Inside FAC profile: Santiago Hernandez

Open to change

Santiago Hernandez, president, Arch Re Facultative


How would you describe the present environment for writing property facultative business?

We are in a transition period, there is no doubt. What is uncertain is the degree of change and, as always, the duration of that change.

Perception of risk, be that for an individual or a company, is a fickle thing. At the moment, the perception of (or respect for) certain risks is heightened due to recent loss activity.

For example, the exposure to wildfire has always been there, but the realisation of it as a major peril that cannot be ignored is based on the experience of the past two years. The question is, how long will certain people’s memories be in regard to that peril?

What type of occupancies do you feel offer the best opportunities currently?

To answer your question more broadly, we will underwrite any risk we feel we can understand. The inverse would be true as well. For example, terrorism and cyber (both man-made events) are perils in which we think it is quite difficult to assess the frequency and magnitude of events. We feel that in order to “understand” the risk, you must have a very high degree of certainty around those two components.

In regard to the best opportunities relative to pricing, that can be a dual-edged sword. “Good pricing” in the marketplace generally is the result of fear in the marketplace. And, as we know, fear is generated by losses. Our job as underwriters is to determine whether the losses are the result of process risk or parameter risk.

If we determine process risk is at play (i.e. sometimes losses happen to good accounts that are well priced) we need to stay unemotional and remember that, in the long run, those will be profitable opportunities for us.

If we believe parameter risk may be in play (i.e. our assumptions relative to frequency and/or magnitude are wrong), we need to reassess the situation and be open to the possibility that we need to change our thinking longer term.

Obviously, the analysis of process versus parameter risk is a tough one, which is why we stress collaborative decision-making at Arch Re Fac.

What territories are you focused on now and where might you expand your reach in future?

We are focused on clients in the US, Canada, Europe and Australia. If market conditions were to improve in other parts of the world, we would certainly be interested.

What is your level of appetite for writing programme/facilities business?

Our appetite, whether it is for programme or individual risk business, is always driven by our knowledge of the underlying portfolio and how that interacts with market conditions. There are several lines of business we feel we understand very well, but the pricing, terms and conditions just aren’t there for us to play.

Thankfully, we work for a senior management team that takes a long-term view which stresses smart decisions ahead of premium volume. We know what happens when you get those two criteria in the wrong order, and there have been some recent reminders to us all in the marketplace – both in London and here in the US.

What effect has the cutting back of primary property business by major cedants like AIG had on facultative buying habits?

As discussed earlier, when perception of risk changes (i.e. losses), facultative purchases go up. The interesting thing is some classes of risk (recyclers, wood frame builders, wildfire-exposed accounts) have hit multiple players and therefore the market is more consistent in its response.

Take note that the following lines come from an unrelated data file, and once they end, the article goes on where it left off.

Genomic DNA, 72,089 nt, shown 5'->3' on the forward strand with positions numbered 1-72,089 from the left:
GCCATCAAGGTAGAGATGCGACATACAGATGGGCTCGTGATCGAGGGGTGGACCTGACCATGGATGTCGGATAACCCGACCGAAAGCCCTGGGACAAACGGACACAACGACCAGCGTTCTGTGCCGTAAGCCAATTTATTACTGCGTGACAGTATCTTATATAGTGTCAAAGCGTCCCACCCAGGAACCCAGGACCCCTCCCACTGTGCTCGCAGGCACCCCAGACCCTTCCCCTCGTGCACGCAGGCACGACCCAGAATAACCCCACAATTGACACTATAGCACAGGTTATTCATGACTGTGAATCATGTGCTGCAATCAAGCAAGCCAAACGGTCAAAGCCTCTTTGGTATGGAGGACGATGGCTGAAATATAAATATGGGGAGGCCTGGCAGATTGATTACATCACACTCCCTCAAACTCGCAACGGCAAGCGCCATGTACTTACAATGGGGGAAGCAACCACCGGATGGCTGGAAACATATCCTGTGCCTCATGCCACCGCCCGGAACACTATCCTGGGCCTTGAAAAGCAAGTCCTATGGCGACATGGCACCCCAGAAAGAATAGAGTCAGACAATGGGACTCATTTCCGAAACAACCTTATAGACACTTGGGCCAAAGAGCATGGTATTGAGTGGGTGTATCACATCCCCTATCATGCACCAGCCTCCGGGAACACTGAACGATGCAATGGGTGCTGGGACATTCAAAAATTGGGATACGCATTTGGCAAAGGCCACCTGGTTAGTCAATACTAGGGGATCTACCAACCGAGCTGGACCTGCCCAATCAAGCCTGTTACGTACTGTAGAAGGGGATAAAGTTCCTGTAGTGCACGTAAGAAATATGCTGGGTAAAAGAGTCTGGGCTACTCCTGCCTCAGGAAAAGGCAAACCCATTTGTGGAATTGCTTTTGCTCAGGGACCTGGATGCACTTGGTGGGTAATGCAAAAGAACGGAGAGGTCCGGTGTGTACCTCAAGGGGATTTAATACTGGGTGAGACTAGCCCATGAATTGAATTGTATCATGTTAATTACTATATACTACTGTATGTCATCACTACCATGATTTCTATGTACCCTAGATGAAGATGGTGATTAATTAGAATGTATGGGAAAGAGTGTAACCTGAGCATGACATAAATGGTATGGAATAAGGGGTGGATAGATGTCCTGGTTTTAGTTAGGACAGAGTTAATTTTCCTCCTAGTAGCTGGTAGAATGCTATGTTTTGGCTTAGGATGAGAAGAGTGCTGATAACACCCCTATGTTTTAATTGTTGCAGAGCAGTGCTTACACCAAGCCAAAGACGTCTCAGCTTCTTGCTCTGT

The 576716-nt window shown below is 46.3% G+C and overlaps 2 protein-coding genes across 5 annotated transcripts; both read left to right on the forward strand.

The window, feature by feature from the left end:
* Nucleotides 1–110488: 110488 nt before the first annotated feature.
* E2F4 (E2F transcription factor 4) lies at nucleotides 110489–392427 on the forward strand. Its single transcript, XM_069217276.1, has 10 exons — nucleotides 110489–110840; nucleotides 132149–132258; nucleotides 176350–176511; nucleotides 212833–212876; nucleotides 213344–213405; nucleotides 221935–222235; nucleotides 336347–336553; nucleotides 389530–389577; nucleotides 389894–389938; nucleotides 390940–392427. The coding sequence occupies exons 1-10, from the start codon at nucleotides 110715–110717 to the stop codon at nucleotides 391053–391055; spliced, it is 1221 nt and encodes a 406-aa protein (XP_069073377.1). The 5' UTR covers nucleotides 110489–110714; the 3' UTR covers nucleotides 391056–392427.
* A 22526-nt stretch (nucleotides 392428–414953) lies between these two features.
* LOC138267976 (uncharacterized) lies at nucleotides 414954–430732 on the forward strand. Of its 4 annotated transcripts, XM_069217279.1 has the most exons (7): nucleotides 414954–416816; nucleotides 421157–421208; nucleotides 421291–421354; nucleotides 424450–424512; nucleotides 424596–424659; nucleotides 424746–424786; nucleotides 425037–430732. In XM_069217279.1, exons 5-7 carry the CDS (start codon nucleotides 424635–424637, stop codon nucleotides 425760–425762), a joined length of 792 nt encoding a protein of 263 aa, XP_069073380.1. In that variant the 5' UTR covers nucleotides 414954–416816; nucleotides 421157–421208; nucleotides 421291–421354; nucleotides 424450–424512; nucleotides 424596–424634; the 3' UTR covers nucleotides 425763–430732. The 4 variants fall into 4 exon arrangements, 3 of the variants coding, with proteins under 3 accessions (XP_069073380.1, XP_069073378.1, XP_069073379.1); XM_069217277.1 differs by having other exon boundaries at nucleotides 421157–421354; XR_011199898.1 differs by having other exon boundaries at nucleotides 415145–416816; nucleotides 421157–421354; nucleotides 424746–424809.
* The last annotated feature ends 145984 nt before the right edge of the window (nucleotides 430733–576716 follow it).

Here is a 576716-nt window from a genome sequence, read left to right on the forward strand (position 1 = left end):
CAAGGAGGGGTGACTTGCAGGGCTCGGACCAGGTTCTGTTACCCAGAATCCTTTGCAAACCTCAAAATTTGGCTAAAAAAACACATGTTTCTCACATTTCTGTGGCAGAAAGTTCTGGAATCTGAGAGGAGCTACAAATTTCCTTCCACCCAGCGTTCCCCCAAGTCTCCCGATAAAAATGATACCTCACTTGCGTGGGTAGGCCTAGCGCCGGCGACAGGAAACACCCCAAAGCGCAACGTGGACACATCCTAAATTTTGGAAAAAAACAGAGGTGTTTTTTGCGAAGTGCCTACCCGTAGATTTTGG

But we also see the opposite at play. For example, client “A” hasn’t had a loss in five years on “occupancy x” so they will keep more net, regardless of pricing, terms and conditions etc. Client “B” has just had a loss on “occupancy x” and now they are back to buying facultative on those risks, even though their pricing, terms and conditions would be profitable in the long run.

It’s interesting how much of our marketplace reacts to outcomes instead of decisions.

What are you expecting to see in terms of new business and renewal rates in the remainder of the year?

We have seen an uptick in submissions due to a reduction in client comfort levels. There have also been the recent departures of two competitors here in the US, which is driving up our numbers. And we are seeing rates increase as a result of the past two years, so it’s good news for our clients and the facultative markets.

We don’t have the luxury of disrespecting perils anymore. The wildfires of past two years are proof of that. Thankfully, we made significant adjustments to our wildfire approach following the lessons learned from 2017. While those changes were unpopular to say the least with our client base, we knew it was the right decision to make in the long term.

And, lo and behold, 2018 happens! Rarely do we get vindication in our business for making the right call so quickly.

What other issues concern you at present?

I will answer you in the same way we have answered this question internally. We can’t know exactly what the industry/marketplace is going to look like in the next one, three or five years. Nobody can do that.

But what we can do is remind them of the foundational qualities we have that will ensure our ability to outperform the market, regardless of the specific changes we will encounter: our culture, our emphasis on collective knowledge, our openness to change and, most of all, our focus on maintaining an environment that is professionally and personally reward